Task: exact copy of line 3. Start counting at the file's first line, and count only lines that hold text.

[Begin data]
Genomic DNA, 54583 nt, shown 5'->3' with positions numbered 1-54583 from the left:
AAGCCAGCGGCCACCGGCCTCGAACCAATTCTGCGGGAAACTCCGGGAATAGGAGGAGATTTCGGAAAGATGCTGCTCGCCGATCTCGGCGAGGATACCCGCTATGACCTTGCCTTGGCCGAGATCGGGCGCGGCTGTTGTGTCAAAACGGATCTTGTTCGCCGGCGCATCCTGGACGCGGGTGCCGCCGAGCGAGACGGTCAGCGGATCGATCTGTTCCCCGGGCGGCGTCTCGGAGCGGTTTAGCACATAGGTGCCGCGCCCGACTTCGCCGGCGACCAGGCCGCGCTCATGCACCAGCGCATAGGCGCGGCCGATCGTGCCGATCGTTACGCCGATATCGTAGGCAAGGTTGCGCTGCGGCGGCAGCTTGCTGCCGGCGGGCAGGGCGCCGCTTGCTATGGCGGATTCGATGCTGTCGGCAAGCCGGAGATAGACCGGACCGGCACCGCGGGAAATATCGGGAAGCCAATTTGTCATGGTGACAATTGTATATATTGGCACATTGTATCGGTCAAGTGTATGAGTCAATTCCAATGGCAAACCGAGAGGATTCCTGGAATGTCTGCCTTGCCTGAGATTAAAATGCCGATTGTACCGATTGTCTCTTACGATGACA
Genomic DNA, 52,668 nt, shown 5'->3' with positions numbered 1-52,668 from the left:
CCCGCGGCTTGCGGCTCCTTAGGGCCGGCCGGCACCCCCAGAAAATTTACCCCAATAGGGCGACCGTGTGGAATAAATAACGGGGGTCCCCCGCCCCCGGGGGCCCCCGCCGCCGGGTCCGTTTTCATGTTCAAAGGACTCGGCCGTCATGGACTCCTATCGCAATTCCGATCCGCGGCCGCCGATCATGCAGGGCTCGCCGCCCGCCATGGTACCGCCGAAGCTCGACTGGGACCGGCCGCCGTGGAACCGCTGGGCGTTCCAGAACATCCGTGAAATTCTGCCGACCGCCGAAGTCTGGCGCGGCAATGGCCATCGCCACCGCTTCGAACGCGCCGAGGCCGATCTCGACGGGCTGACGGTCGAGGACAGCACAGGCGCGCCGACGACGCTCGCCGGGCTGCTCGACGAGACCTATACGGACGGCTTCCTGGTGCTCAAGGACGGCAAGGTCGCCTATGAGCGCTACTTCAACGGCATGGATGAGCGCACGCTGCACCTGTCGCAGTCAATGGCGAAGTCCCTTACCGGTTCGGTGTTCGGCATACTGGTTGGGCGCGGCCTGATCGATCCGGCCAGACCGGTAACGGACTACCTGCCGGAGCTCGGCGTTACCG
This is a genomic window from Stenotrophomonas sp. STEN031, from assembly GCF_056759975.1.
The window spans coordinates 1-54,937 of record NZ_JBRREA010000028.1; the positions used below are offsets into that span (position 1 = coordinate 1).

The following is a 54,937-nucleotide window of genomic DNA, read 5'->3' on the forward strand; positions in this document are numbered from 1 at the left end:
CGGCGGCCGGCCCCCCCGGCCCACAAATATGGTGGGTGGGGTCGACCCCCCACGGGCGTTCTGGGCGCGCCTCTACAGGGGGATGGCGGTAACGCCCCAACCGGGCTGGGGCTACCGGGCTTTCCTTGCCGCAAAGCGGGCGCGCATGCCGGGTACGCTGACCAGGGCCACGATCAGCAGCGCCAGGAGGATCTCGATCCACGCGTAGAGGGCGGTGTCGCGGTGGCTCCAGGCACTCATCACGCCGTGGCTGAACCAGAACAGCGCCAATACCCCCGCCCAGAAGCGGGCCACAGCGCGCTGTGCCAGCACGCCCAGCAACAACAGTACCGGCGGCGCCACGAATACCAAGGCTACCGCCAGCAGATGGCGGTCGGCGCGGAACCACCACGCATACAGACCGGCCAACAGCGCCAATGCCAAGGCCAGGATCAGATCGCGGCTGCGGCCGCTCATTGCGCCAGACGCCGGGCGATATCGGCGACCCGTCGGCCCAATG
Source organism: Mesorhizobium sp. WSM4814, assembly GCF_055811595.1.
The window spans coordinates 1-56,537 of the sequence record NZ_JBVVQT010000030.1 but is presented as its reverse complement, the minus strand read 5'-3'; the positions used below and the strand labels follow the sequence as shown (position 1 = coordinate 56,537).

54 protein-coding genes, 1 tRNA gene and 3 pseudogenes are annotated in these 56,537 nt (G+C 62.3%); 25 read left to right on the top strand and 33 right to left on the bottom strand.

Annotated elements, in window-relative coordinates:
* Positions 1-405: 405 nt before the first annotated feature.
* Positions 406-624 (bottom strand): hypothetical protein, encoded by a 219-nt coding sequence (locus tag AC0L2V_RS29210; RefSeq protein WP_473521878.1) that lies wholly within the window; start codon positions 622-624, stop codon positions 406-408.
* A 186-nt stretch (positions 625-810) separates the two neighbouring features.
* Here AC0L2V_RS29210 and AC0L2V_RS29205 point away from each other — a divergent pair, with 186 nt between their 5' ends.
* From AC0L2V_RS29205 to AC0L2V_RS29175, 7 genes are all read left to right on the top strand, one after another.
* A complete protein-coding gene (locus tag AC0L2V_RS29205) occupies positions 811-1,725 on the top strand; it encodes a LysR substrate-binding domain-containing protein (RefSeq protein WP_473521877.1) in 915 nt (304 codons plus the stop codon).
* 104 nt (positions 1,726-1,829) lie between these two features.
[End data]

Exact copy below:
Genomic DNA, 52,668 nt, shown 5'->3' with positions numbered 1-52,668 from the left: